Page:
The ‘Kill the Gays’ Bill vilifies gay and lesbian people in Uganda portraying them as paedophiles, drug dealers, carriers of disease and as people who abuse the most vulnerable in society. It is an attempt to distort the perception of the gay and lesbian community within Uganda’s 31 million population in an attempt to dissuade any person or group from supporting the gay and lesbian portion of that population, which is estimated at half a million. This has become known as the cleansing of Ugandan homosexuals.
This is not the first time Uganda has being linked negatively with LGBT rights, rather, the Bill merely highlights Uganda’s continuing attack on gay and lesbian people and abuse of the human rights of its own citizens. This has been going on for some time.
In October 2011 a Ugandan tabloid magazine posted the names, addresses and pictures of Uganda’s ‘Top 100 Gay & Lesbians’. Depicted alongside the article was a large banner reading ‘HANG THEM’. Less than 3 months later one of the people included in the list, activist David Kato, was found dead in his home having been bludgeoned with a hammer in broad day light. The Ugandan authorities deemed the incident a ‘robbery’. Others on the list were attacked and stoned on account of their perceived sexual orientation. Separate news outlets in Uganda have stated that suicide bombings in the country were linked to homosexuality and that the gay agenda in Uganda threatened the nation’s stability.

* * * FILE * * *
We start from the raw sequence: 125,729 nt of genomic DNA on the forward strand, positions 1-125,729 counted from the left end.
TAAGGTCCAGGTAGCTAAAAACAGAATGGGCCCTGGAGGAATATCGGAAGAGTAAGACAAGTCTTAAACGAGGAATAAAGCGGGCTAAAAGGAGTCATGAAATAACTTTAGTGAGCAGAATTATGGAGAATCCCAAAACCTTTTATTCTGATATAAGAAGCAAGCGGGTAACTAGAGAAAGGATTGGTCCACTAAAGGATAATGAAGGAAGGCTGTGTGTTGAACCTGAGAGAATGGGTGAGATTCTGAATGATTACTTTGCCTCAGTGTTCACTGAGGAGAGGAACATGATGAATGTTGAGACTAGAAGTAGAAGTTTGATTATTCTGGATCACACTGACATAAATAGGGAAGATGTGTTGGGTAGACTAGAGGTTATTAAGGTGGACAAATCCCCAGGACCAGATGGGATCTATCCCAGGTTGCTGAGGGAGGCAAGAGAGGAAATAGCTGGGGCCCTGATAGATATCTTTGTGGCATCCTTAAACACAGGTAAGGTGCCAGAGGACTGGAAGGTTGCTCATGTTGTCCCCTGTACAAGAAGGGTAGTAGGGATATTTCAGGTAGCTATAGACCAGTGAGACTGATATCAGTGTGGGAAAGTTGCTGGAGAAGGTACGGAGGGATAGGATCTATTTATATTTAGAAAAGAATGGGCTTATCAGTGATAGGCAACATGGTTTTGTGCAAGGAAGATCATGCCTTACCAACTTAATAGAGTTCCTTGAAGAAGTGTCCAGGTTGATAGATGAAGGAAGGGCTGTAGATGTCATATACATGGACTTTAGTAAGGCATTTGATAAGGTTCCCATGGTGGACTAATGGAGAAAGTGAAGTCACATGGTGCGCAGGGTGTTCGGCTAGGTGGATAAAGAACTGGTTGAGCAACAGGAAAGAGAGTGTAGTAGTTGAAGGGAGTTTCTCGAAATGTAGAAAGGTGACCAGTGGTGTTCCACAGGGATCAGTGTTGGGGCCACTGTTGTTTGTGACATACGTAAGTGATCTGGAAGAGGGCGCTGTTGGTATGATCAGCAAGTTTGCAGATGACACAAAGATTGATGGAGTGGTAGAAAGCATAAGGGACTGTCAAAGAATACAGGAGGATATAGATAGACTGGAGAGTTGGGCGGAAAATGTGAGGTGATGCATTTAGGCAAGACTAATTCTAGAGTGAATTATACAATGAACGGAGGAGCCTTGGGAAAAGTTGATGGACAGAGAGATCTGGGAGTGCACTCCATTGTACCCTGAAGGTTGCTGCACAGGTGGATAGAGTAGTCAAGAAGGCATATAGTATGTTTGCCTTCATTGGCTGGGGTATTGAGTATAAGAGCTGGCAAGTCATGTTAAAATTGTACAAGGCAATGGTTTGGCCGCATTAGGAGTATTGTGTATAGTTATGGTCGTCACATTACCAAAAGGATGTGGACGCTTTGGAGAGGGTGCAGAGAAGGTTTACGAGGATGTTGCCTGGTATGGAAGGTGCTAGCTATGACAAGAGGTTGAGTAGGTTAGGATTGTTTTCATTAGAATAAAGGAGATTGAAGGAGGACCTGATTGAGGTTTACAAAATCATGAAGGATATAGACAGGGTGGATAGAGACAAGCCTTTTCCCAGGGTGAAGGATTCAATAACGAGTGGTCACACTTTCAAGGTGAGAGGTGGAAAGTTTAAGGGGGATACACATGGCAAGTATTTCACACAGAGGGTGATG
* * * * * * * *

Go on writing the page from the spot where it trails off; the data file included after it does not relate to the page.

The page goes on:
“Homosexuality is outlawed in 38 different African States”
Many are shocked by the conditions that the LGBT community in Uganda is subjected to, however, Uganda is merely a cog in the wheel of Sub Saharan Africa’s homophobic environment. Homosexuality is outlawed in 38 different African States with only South Africa supporting it’s LGBT citizens and recognising same sex marriage. In some countries African men suspected of homosexuality are flogged in public or stoned to death whilst 89% or more of Africans find homosexuality ‘morally unacceptable’. It is the latter point that helps explain the origins of such extreme homophobia in modern day Africa.
In the western world homosexuality and religion have clashed for many decades with Christianity and Islam having particular issue with the idea of the ‘freedom of love’. It is the common consensus of many that the influence of evangelical Americans is having a negative impact by stoking up homophobic hatred and discontent towards the homosexual community in Africa. Increasingly American Christians are heading to Africa and actively promoting an anti homosexual stance within African governments. Ironically, this coincides with a transformation in support for the LGBT community in the western world where even a majority of citizens in conservative nations such as Ireland now favour same sex marriage and equal rights for LGBT citizens in general. This is largely due to the loosening of the roots of homophobia in the western world where these same religious arguments that we are seen in Africa have lost relevance and favour with many.